Can work stress contribute to Parkinson's disease risk?

Results from a Movement Disorders study suggest that occupational stress is associated with Parkinson's Disease risk, such that having a high-demand occupation is a risk factor and low control is protective.

High job demands were associated with increased Parkinson's Disease risk among men, especially in men with high education. High control was associated with increased risk among individuals with low education, and this association was more pronounced in women.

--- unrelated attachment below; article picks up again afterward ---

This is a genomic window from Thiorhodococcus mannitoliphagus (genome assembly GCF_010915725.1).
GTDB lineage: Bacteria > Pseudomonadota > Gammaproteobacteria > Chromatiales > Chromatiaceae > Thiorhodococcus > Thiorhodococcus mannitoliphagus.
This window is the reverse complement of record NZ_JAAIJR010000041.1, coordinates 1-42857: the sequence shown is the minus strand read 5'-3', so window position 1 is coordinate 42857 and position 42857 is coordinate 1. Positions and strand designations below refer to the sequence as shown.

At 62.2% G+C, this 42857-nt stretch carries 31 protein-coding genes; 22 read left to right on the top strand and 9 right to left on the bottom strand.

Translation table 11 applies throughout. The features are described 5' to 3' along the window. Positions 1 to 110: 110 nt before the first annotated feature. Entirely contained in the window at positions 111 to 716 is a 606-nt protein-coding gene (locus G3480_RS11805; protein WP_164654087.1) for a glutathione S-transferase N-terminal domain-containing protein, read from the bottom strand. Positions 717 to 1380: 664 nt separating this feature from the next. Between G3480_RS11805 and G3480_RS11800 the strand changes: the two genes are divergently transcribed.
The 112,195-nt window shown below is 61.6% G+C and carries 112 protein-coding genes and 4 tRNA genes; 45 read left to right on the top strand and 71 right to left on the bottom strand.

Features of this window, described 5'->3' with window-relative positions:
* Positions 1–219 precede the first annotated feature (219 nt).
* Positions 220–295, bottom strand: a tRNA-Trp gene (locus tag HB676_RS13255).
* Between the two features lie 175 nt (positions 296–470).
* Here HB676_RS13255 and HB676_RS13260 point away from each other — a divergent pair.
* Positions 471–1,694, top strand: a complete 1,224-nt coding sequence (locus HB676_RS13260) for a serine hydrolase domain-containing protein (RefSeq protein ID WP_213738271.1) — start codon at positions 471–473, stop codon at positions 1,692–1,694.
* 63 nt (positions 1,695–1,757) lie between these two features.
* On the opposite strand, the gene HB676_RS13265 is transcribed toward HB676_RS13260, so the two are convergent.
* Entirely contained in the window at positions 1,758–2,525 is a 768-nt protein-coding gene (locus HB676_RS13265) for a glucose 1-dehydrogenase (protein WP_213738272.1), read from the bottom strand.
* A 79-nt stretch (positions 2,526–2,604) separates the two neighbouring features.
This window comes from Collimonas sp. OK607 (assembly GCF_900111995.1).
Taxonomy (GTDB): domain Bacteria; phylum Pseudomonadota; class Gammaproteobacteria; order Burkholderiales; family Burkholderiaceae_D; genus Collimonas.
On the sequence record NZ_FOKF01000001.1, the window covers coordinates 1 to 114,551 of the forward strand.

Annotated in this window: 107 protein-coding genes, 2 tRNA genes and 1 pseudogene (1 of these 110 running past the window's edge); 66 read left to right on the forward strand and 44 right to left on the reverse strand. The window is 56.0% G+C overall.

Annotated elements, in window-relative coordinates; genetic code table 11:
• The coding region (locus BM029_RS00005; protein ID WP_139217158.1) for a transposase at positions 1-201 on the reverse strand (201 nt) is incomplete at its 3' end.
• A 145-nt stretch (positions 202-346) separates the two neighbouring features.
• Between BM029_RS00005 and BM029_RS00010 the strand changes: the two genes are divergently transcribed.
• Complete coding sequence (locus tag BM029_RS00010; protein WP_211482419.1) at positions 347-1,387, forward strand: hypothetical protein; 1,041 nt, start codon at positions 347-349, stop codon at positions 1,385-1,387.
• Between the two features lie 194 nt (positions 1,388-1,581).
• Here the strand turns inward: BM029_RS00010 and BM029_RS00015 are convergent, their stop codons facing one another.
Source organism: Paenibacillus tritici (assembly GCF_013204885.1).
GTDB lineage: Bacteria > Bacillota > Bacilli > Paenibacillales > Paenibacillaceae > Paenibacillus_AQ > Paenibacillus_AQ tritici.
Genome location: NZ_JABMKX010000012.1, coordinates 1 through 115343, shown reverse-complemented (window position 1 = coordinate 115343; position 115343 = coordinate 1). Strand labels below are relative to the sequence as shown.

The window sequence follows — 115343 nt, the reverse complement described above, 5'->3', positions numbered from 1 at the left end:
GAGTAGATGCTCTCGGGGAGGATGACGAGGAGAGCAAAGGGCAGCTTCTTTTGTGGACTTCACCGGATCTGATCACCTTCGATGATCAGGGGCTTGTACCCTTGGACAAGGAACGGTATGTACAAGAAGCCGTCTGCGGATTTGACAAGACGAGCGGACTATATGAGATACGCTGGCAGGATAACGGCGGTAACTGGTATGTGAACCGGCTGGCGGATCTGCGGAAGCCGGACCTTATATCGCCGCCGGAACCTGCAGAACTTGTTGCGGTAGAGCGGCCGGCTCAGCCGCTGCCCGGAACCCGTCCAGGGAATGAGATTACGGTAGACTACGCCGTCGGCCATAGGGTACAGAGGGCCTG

<p>The study included 2,544,748 Swedes born in 1920 to 1950. During an average follow-up time of 21.3 years, 21,544 new cases of Parkinson's Disease were identified.</p>  <p>###</p>      <p><strong>Additional Information</strong></p>      <p>Link to Study:</p>     <p><strong>About Journal</strong></p>   <p><em>Movement Disorders </em>is a peer-reviewed journal covering all topics of the field - both in clinical and basic science. Subscribers receive supplements on special topics in addition to 14 regular issues of the journal each year.</p>   <p><strong>About Wiley</strong></p>     <p>Wiley is a global leader in education and scholarly research. Our online scientific, technical, medical, and scholarly journals, combined with our digital learning, assessment and certification solutions help universities, learned societies, businesses, governments and individuals increase the academic and professional impact of their work. For more than 210 years, we have delivered consistent performance to our stakeholders. The company's website can be accessed at  </p>                               <p><strong>Media Contact</strong></p>    <p>Josh Glickman<br />[email protected]<br />201-748-6572<br />